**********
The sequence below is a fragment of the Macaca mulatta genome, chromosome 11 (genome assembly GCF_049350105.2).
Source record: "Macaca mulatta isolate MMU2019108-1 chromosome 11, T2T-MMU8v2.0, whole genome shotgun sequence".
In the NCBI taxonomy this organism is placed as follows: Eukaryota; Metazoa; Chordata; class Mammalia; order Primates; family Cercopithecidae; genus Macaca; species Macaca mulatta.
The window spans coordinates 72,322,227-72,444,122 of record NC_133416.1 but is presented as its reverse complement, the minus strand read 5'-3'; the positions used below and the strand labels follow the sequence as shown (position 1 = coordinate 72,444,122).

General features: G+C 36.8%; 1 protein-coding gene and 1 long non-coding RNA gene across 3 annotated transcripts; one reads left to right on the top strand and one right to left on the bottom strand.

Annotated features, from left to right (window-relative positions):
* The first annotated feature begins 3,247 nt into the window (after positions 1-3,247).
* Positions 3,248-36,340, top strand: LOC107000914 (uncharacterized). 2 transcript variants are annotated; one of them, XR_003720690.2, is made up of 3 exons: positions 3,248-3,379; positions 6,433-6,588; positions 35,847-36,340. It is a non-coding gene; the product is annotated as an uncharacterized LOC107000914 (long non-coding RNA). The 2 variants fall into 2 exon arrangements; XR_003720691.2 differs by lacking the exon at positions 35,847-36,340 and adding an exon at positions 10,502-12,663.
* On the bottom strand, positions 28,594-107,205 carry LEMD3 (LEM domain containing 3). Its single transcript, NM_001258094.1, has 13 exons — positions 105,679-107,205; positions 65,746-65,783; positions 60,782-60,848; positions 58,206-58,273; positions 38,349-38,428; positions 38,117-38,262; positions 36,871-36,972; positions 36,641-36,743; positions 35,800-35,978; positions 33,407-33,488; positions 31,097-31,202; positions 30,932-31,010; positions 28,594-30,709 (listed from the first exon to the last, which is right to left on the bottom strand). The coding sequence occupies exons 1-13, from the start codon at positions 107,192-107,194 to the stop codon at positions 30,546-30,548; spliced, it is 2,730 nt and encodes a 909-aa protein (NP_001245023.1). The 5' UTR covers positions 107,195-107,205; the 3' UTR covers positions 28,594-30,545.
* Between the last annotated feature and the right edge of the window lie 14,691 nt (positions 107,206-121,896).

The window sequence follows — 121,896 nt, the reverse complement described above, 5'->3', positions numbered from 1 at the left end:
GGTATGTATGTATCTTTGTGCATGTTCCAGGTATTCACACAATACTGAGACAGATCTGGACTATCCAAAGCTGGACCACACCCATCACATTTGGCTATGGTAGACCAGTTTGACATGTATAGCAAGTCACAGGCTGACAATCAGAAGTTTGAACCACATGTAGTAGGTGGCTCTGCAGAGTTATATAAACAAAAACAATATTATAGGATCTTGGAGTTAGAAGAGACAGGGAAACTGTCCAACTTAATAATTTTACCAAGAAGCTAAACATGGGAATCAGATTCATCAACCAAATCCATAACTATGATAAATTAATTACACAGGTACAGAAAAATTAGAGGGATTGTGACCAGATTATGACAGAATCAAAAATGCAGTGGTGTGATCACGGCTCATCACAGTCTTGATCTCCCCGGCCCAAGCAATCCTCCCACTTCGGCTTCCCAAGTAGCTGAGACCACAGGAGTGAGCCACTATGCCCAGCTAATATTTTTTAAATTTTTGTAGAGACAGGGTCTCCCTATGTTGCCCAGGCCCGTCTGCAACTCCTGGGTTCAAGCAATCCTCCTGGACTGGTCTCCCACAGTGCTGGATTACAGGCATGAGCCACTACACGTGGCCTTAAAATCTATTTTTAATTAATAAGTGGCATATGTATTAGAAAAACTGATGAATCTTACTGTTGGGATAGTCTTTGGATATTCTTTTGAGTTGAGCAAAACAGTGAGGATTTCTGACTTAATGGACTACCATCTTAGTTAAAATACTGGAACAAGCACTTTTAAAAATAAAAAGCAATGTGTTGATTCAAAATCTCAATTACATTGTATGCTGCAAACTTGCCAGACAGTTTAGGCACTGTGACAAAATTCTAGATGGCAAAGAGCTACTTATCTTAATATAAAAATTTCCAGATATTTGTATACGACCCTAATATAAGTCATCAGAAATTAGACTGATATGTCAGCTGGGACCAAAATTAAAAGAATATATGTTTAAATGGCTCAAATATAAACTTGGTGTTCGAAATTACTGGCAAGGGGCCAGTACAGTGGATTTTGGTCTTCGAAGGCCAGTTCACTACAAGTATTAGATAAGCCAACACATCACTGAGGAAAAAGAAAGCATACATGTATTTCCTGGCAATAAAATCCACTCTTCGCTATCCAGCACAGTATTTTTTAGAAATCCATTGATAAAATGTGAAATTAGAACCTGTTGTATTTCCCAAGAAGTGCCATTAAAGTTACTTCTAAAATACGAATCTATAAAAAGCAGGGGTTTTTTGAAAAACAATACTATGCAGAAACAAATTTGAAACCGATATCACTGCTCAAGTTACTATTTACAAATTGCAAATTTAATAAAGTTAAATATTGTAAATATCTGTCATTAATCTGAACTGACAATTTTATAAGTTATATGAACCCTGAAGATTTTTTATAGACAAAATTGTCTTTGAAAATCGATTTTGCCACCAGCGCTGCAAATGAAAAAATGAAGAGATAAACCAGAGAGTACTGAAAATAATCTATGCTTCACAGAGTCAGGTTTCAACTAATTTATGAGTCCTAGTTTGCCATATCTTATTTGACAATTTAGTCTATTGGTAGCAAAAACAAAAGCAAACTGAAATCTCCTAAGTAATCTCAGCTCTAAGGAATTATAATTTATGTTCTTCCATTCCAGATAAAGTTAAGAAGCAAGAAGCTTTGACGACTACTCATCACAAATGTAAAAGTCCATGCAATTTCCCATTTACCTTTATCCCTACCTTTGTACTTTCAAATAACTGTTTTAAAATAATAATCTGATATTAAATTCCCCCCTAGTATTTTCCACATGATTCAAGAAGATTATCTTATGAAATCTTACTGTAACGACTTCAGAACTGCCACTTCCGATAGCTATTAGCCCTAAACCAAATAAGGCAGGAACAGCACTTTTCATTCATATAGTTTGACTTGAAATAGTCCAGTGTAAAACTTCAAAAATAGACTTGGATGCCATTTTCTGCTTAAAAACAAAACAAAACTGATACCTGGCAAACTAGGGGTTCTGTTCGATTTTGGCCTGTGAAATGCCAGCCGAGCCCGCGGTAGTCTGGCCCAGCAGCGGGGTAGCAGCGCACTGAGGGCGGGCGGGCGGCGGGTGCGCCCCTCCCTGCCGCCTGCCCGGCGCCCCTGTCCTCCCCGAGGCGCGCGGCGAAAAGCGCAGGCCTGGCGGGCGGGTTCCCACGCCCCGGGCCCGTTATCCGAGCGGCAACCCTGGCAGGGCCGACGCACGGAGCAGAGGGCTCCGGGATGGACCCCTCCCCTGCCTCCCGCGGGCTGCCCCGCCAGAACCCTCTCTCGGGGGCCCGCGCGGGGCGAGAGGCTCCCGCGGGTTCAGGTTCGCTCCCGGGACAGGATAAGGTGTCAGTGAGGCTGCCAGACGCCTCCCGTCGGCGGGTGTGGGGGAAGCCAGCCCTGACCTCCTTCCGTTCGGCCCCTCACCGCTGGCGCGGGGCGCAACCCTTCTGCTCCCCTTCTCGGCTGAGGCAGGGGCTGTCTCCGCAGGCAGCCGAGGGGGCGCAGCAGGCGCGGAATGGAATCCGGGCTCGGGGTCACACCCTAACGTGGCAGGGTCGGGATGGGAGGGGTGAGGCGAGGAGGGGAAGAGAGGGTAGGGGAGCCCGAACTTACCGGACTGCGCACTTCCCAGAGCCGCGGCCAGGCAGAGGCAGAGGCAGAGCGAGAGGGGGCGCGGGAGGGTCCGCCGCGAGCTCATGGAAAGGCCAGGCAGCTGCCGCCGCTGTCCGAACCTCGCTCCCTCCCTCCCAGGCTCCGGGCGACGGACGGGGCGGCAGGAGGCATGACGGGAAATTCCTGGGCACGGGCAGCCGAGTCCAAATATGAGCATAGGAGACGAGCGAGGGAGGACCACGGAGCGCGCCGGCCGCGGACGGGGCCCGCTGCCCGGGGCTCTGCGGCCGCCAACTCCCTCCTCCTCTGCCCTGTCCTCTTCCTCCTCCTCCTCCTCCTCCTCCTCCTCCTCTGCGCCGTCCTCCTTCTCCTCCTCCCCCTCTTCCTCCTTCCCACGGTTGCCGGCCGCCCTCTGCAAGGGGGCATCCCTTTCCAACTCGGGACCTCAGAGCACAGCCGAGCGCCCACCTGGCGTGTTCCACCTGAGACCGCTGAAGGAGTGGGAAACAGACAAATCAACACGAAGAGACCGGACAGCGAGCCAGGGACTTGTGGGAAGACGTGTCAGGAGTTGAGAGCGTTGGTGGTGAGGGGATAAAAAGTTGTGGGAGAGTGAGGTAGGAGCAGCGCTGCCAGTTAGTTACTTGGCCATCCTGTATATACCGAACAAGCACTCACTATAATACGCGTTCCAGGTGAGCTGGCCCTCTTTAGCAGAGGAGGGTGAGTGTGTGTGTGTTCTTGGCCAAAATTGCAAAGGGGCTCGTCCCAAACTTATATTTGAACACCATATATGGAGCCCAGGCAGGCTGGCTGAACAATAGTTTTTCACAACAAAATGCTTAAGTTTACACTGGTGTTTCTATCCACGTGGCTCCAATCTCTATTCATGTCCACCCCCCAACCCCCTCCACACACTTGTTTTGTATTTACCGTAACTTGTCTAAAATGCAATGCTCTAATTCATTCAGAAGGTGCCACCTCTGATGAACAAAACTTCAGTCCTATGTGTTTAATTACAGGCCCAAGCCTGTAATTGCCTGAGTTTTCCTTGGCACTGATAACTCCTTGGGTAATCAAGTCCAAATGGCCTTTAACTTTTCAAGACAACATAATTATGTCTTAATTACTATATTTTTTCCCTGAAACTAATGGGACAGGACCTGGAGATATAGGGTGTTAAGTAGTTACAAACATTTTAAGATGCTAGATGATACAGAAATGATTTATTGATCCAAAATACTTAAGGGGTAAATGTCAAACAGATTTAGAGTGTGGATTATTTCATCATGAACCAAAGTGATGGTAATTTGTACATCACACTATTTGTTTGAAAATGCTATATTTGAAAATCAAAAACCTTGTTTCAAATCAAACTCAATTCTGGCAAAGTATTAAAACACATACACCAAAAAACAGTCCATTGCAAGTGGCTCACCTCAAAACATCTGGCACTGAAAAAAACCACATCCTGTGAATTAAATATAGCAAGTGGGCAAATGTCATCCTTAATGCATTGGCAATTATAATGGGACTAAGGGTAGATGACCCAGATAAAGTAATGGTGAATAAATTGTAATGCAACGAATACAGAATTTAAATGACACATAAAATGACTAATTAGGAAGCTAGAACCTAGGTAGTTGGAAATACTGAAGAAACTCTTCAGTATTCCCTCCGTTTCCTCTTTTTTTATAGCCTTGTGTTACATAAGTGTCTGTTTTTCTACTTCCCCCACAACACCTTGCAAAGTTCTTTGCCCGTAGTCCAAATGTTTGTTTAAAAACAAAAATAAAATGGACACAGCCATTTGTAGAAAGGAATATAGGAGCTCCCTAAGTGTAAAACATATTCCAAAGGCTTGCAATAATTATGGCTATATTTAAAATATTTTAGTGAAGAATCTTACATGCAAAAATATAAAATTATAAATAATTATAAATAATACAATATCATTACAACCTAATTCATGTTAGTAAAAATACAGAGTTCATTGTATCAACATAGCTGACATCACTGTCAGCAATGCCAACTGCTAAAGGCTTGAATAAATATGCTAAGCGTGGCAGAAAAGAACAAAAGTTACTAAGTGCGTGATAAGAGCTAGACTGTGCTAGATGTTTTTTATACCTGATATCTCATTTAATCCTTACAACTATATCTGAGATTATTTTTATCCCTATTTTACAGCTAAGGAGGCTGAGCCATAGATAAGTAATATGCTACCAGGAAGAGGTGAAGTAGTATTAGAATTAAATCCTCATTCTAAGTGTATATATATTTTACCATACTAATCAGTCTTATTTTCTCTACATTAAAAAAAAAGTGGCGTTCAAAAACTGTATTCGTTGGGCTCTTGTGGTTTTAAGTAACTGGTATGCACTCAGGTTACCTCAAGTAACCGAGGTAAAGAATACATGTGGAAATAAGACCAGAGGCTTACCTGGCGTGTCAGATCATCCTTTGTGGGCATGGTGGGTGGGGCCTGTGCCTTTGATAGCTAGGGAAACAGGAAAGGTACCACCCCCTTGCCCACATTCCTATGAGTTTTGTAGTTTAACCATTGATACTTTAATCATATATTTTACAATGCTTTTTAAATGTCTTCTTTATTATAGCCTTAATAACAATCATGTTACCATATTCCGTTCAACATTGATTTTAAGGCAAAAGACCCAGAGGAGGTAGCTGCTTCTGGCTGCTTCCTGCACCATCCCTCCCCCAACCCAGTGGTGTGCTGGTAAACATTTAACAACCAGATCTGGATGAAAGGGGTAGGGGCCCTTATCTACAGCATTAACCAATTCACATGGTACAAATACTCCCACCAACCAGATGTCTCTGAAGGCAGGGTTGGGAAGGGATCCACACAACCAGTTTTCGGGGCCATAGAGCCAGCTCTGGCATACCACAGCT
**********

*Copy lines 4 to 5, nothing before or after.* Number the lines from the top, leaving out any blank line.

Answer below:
The window spans coordinates 72,322,227-72,444,122 of record NC_133416.1 but is presented as its reverse complement, the minus strand read 5'-3'; the positions used below and the strand labels follow the sequence as shown (position 1 = coordinate 72,444,122).

General features: G+C 36.8%; 1 protein-coding gene and 1 long non-coding RNA gene across 3 annotated transcripts; one reads left to right on the top strand and one right to left on the bottom strand.